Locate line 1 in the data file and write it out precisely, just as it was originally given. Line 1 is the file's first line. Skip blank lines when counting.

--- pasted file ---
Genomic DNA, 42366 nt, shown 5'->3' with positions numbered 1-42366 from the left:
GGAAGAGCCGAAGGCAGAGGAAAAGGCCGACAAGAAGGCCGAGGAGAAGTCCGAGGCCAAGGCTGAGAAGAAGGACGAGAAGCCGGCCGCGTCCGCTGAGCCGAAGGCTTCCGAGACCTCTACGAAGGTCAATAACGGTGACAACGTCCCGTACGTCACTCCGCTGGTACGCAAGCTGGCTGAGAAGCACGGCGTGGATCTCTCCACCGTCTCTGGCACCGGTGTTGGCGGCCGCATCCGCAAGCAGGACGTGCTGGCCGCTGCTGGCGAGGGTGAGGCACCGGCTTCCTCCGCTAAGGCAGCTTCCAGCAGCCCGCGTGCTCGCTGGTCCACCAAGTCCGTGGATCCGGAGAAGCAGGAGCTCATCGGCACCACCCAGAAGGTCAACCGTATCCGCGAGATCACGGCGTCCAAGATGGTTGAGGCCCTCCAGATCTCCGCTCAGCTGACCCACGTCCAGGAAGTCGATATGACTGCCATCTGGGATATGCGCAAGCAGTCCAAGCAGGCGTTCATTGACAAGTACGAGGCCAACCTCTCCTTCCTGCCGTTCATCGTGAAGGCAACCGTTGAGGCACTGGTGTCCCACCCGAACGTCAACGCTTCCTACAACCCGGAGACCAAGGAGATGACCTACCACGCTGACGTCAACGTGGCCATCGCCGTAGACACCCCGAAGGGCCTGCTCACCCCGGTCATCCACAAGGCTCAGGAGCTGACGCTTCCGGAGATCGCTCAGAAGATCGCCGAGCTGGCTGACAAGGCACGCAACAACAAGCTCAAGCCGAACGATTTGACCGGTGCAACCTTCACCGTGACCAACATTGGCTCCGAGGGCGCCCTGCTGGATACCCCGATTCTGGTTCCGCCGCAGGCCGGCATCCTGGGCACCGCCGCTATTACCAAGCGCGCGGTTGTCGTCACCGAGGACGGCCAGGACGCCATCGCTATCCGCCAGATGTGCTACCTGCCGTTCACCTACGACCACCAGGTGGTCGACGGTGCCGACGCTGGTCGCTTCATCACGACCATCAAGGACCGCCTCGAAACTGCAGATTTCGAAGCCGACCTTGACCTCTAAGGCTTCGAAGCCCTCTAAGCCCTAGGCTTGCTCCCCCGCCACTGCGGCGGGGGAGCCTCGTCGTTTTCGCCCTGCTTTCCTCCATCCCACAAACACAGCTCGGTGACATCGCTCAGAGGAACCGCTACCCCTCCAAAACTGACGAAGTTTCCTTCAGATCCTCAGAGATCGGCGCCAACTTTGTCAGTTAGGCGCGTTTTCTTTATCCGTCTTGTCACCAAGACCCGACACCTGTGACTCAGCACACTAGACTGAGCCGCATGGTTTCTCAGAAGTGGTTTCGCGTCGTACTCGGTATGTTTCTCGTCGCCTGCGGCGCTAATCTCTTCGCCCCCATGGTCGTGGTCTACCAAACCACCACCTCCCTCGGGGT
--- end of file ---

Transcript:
Genomic DNA, 42366 nt, shown 5'->3' with positions numbered 1-42366 from the left: